"Variable expenses can be WAY more challenging to predict than fixed event expenses, because they will almost certainly go up or down."

Budget and expenses sign

Variable Expenses 101

A budget is said to be ‘a mathematical confirmation of your suspicions’.

I hate to tell you this, but when it comes to variable expenses in an event budget, you’re going to need to dust off those high school math skills.

Buckle up.

We’re talking about variable expenses - the ones that are directly impacted by the number of people who attend your event – i.e. food and beverage or supplies for the registration desk or transportation during the event.

Variable expenses can be WAY more challenging to predict than fixed event expenses, because they will almost certainly go up or down. That’s what variable means – liable to change. 

Be prepared to budget for these 3 possible scenarios:

1. low attendance

2. regular attendance

3. high attendance

By setting a budget at each level of attendee turnout, you can better predict how much you will be paying for each event expense that has a direct link to whether or not there is a bum in the seat.

I love creating scenarios related to attendance because it gives the client (or your boss or your board members) a clear picture on how things change from a financial perspective as it relates to the # of people in the room.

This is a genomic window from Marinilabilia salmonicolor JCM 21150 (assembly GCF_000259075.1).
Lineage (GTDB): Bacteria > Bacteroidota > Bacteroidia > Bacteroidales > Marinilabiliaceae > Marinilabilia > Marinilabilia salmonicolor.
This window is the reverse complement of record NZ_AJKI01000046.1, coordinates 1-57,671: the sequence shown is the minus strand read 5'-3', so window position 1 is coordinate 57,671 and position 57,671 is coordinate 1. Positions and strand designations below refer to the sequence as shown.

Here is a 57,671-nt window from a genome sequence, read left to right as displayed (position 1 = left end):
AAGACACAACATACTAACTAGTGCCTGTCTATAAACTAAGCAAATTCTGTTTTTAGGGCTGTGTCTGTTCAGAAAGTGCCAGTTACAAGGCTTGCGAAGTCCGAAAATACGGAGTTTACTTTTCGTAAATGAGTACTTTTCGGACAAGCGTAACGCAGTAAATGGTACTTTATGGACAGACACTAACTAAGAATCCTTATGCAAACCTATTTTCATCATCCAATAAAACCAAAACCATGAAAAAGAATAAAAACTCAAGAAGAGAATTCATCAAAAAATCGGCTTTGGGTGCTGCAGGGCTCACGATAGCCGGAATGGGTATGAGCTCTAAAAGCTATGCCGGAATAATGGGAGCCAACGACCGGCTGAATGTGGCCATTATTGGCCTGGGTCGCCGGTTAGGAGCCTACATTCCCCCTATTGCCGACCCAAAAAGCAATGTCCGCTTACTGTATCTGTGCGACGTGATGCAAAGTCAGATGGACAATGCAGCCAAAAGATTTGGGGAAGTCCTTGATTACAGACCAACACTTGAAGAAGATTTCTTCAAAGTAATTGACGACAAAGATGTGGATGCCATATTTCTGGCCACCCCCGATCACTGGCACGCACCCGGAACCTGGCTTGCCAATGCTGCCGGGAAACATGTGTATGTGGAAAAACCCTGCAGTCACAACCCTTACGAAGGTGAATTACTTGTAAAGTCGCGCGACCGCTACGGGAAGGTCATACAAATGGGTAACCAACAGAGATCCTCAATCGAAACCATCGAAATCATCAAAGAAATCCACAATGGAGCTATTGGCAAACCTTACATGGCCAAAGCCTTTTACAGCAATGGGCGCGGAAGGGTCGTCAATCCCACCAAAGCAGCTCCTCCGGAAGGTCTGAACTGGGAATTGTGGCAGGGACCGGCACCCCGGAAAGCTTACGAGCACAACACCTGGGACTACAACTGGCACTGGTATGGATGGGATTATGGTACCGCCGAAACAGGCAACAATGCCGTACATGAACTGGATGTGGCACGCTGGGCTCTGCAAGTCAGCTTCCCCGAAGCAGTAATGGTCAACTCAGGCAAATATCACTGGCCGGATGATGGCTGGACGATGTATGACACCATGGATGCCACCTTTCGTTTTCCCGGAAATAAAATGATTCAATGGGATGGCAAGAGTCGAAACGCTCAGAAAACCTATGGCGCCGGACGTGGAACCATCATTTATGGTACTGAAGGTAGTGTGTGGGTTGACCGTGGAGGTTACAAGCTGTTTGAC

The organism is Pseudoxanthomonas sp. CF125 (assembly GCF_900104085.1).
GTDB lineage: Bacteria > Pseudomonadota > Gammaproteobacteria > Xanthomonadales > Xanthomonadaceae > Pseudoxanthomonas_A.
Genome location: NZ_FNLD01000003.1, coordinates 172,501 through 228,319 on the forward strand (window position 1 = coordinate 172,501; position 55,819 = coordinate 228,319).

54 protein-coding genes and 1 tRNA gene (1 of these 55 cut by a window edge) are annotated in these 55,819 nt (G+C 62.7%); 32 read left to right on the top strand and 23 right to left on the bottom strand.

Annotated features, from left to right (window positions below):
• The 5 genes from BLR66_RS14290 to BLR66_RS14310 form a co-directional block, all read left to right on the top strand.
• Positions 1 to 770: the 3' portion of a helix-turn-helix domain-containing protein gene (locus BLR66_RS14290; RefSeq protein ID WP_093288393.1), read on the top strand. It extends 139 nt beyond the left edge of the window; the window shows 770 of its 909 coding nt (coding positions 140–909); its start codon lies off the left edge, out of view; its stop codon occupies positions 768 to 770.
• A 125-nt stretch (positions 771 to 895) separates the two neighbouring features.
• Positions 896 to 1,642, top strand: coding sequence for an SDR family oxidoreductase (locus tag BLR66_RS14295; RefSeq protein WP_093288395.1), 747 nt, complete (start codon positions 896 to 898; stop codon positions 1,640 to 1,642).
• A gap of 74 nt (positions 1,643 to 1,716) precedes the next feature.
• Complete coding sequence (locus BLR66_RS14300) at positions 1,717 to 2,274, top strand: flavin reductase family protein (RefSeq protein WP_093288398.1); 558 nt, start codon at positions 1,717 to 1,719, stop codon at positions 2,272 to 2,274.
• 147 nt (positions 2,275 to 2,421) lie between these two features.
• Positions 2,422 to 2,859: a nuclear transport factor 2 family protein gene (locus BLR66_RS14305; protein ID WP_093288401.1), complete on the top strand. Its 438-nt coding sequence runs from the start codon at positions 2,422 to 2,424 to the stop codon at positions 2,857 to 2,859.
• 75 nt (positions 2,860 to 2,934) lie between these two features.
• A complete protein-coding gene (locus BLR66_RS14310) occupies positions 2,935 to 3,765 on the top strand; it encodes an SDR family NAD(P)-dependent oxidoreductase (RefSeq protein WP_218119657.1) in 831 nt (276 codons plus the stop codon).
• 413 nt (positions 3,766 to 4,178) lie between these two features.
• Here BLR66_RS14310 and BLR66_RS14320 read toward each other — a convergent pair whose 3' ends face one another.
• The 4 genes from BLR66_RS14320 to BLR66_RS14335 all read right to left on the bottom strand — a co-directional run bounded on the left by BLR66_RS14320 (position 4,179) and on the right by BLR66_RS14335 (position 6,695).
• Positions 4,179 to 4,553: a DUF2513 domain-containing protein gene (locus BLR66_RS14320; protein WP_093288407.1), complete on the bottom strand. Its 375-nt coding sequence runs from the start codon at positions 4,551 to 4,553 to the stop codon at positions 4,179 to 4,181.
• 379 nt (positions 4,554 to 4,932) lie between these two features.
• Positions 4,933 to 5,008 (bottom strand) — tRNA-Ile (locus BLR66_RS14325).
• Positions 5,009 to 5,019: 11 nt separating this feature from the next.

This is where those math skills come in...

variable expensesThe most common variable event expense: 

The biggest variable expense for most events is food and beverage. If more people attend, it follows that you will need more food and more beverages. Your first step in budgeting for f & b is to determine the per person cost. See what I mean about math?

Plug your per person cost for food and beverage into the budget for each attendee turnout possibility and voila! You’ll see exactly how much extra expense you are incurring (or saving) if the # of attendees rises or falls.

Side bar …. food and beverage costs are not just about what people eat and drink. There may be additional charges that you need to consider, such as taxes, service fees, and gratuities. You may also be paying for cutlery, linens or glassware that may be charged on a per person basis or by the dozen. More math.

Are you still with me?

You will also need to consider the impact of other types of variable expenses like registration supplies (badges, lanyards, bags, and swag) because more attendees = more stuff for the attendees.

And, transportation can also be a variable expense - how many seats on the bus will you need? How many buses do you need overall?

Compared to your food and beverage fluctuations, these expenses have less of an impact, but they still need to be factored in. And, these are just a few examples of event variable expenses! I go into WAY more detail on these and many others in Volume III of my eBook.

In the meantime, put some fresh batteries in your calculator or brush up on your Excel skills because it’s number crunching time! Happy budgeting!